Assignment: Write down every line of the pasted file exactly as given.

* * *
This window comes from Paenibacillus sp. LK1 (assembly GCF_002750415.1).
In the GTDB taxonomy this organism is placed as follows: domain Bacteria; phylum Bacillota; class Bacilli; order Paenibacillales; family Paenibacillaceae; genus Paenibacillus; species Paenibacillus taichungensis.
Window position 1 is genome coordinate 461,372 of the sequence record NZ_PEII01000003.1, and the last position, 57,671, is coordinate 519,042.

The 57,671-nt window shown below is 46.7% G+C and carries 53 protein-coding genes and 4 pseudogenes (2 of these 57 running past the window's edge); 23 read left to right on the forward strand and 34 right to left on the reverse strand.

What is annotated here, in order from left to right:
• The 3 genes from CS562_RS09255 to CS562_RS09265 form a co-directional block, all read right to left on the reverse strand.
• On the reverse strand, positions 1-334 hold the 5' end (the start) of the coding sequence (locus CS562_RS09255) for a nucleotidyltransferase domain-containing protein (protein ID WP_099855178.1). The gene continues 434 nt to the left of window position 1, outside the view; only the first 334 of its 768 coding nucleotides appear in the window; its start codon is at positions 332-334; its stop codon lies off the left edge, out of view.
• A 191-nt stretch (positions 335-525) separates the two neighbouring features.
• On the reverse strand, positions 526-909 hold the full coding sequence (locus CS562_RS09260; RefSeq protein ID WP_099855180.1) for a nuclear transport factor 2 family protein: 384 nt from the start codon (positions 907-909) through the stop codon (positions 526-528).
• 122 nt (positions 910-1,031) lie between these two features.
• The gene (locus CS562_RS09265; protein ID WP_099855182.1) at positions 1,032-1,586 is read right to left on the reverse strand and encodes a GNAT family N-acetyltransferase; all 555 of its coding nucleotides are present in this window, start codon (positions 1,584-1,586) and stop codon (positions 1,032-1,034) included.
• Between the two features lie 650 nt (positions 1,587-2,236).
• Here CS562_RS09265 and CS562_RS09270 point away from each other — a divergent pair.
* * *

This window comes from Paenibacillus sp. LK1 (assembly GCF_002750415.1).
In the GTDB taxonomy this organism is placed as follows: domain Bacteria; phylum Bacillota; class Bacilli; order Paenibacillales; family Paenibacillaceae; genus Paenibacillus; species Paenibacillus taichungensis.
Window position 1 is genome coordinate 461,372 of the sequence record NZ_PEII01000003.1, and the last position, 57,671, is coordinate 519,042.

The 57,671-nt window shown below is 46.7% G+C and carries 53 protein-coding genes and 4 pseudogenes (2 of these 57 running past the window's edge); 23 read left to right on the forward strand and 34 right to left on the reverse strand.

What is annotated here, in order from left to right:
• The 3 genes from CS562_RS09255 to CS562_RS09265 form a co-directional block, all read right to left on the reverse strand.
• On the reverse strand, positions 1-334 hold the 5' end (the start) of the coding sequence (locus CS562_RS09255) for a nucleotidyltransferase domain-containing protein (protein ID WP_099855178.1). The gene continues 434 nt to the left of window position 1, outside the view; only the first 334 of its 768 coding nucleotides appear in the window; its start codon is at positions 332-334; its stop codon lies off the left edge, out of view.
• A 191-nt stretch (positions 335-525) separates the two neighbouring features.
• On the reverse strand, positions 526-909 hold the full coding sequence (locus CS562_RS09260; RefSeq protein ID WP_099855180.1) for a nuclear transport factor 2 family protein: 384 nt from the start codon (positions 907-909) through the stop codon (positions 526-528).
• 122 nt (positions 910-1,031) lie between these two features.
• The gene (locus CS562_RS09265; protein ID WP_099855182.1) at positions 1,032-1,586 is read right to left on the reverse strand and encodes a GNAT family N-acetyltransferase; all 555 of its coding nucleotides are present in this window, start codon (positions 1,584-1,586) and stop codon (positions 1,032-1,034) included.
• Between the two features lie 650 nt (positions 1,587-2,236).
• Here CS562_RS09265 and CS562_RS09270 point away from each other — a divergent pair.